Premier Brad Wall sent a joint letter with 10 U.S. governors pushing for President Barack Obama to approve TransCanada’s revised application for the Keystone XL Pipeline.
The pipeline would carry oil from Alberta to the southern states. It would run through southwest Saskatchewan near Shaunavon.
Both the premier and officials in Shaunavon have expressed support for the project and the potential economic spin-off that could come from it.
The letter states: “The pipeline project is expected to create thousands of manufacturing and construction jobs and generate tax revenues and significant business activity in local economies along the pipeline route.”
Obama rejected the first proposal from TransCanada citing environmental concerns in some sections of the route. He is expected to make a decision on the new proposal sometime in the next few months.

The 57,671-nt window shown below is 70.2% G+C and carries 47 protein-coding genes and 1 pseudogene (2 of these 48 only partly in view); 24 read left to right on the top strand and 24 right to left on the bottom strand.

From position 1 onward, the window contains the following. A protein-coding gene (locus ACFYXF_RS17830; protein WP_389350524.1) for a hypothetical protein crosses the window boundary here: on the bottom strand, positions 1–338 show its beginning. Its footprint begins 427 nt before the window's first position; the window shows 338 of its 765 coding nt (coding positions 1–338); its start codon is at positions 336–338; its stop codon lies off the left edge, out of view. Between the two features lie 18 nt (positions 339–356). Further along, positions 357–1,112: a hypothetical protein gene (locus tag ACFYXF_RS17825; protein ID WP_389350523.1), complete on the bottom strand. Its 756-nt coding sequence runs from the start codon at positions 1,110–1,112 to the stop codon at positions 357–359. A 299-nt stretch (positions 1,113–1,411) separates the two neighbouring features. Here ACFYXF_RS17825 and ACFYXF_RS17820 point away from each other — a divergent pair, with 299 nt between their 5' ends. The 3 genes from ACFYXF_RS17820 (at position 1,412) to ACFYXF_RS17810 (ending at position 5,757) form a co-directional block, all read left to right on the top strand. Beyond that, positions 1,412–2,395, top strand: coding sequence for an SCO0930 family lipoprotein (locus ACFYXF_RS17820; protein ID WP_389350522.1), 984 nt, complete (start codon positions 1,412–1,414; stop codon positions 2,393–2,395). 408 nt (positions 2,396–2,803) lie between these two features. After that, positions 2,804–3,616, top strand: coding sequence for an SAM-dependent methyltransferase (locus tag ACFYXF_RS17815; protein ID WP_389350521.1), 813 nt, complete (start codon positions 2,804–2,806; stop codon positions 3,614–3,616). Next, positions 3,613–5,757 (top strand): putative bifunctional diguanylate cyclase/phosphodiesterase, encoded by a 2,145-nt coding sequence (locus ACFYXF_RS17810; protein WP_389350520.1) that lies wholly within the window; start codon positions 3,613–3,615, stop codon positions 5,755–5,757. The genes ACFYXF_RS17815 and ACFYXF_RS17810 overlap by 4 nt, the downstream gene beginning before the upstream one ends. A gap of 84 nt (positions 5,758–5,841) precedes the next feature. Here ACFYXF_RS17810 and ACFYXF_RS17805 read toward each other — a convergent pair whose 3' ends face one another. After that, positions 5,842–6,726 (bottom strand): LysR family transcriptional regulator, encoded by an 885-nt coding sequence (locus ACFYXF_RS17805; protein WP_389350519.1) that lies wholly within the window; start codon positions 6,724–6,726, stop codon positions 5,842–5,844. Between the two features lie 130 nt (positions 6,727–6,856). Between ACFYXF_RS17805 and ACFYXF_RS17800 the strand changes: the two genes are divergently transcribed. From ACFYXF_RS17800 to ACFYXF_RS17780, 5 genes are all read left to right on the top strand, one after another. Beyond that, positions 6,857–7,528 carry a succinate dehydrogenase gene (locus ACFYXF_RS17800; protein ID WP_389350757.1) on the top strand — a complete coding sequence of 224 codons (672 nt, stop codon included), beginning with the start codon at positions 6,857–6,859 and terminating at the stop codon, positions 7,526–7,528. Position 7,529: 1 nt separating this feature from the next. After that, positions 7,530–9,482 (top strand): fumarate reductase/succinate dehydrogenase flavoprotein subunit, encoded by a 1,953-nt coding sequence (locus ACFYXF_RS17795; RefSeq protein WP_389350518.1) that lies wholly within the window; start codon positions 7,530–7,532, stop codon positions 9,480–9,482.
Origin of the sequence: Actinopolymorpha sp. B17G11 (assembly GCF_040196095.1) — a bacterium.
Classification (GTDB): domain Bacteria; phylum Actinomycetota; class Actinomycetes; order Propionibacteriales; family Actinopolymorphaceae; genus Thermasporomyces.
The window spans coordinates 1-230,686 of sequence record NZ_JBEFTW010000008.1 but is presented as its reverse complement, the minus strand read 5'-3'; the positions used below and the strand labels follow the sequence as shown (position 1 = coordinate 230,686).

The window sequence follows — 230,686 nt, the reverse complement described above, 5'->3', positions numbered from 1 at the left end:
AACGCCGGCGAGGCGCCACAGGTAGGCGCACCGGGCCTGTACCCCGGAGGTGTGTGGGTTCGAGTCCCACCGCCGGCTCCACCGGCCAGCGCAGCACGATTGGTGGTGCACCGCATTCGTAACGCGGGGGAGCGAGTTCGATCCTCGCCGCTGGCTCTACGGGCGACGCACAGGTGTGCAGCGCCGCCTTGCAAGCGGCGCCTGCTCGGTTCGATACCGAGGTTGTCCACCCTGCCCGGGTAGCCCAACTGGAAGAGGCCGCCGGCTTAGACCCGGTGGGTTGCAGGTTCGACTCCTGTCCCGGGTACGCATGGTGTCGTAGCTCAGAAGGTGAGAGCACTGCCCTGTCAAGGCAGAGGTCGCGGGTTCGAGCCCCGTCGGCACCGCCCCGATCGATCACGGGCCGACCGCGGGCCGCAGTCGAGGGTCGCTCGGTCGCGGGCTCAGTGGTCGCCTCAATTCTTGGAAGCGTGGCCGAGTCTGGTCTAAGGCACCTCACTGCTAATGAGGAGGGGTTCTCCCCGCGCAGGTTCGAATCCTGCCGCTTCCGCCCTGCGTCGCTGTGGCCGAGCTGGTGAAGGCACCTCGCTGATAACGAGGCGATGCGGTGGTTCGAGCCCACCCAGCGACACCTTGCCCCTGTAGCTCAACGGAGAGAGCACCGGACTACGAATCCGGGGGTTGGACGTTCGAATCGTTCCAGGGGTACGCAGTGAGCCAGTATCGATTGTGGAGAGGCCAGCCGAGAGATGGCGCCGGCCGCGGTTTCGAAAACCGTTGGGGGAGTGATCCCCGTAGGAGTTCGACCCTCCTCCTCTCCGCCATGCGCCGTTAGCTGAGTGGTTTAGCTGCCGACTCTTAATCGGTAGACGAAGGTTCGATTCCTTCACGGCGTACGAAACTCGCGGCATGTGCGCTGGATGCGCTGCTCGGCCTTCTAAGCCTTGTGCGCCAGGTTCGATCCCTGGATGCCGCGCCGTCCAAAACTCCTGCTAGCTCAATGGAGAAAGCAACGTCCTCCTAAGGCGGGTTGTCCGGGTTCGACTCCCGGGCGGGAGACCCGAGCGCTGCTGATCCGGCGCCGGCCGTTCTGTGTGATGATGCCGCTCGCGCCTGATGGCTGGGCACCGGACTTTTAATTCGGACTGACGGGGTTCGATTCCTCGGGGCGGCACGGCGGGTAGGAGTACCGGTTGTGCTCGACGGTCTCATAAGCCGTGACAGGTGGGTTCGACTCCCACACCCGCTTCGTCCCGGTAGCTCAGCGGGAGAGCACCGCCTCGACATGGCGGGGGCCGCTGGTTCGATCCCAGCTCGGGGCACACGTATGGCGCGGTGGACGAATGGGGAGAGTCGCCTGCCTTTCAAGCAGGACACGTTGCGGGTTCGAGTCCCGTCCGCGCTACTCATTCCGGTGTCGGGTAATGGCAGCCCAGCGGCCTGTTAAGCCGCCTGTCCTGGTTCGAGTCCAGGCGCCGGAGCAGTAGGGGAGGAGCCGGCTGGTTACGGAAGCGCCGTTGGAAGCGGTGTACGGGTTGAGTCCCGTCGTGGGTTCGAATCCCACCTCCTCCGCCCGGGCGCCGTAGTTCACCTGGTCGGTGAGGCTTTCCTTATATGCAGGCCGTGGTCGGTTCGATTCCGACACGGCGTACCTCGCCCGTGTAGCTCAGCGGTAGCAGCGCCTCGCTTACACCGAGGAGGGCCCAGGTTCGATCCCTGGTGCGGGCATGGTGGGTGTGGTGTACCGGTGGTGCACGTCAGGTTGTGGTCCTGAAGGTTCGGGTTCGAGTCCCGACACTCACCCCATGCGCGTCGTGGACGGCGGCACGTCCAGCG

Some media have noted the omission of Alberta Premier Alison Redford and Nebraska Governor Dave Heineman from the letter. Redford has been a long-time advocate of the pipeline, while Heineman’s state is where the route had to be redrawn to circumvent the ecologically sensitive area of the state’s Ogallala Aquifer.
In the letter, the premier and the governors note the pipeline is “fundamentally important to the future economic prosperity of both the United States and Canada”.
“As legislators and decision-makers, we felt it imperative to speak up for a project that will contribute greatly to a safe, secure and long-term energy supply for North America,” Wall said. “We need greater pipeline capacity to move the oil – Canadian and American – that is vital to our shared goal of North American energy security.”
Wall and the governors say the pipeline is crucial to U.S. energy security, with U.S. oil imports from Canada potentially reaching four million barrels a day by 2020, twice what is currently imported from the Persian Gulf. They also cite the pipeline as critical infrastructure that would move growing American conventional oil production from the Bakken Formation to market, thus easing pipeline capacity for all jurisdictions that share this dynamic oil play, including Saskatchewan, North Dakota and Montana.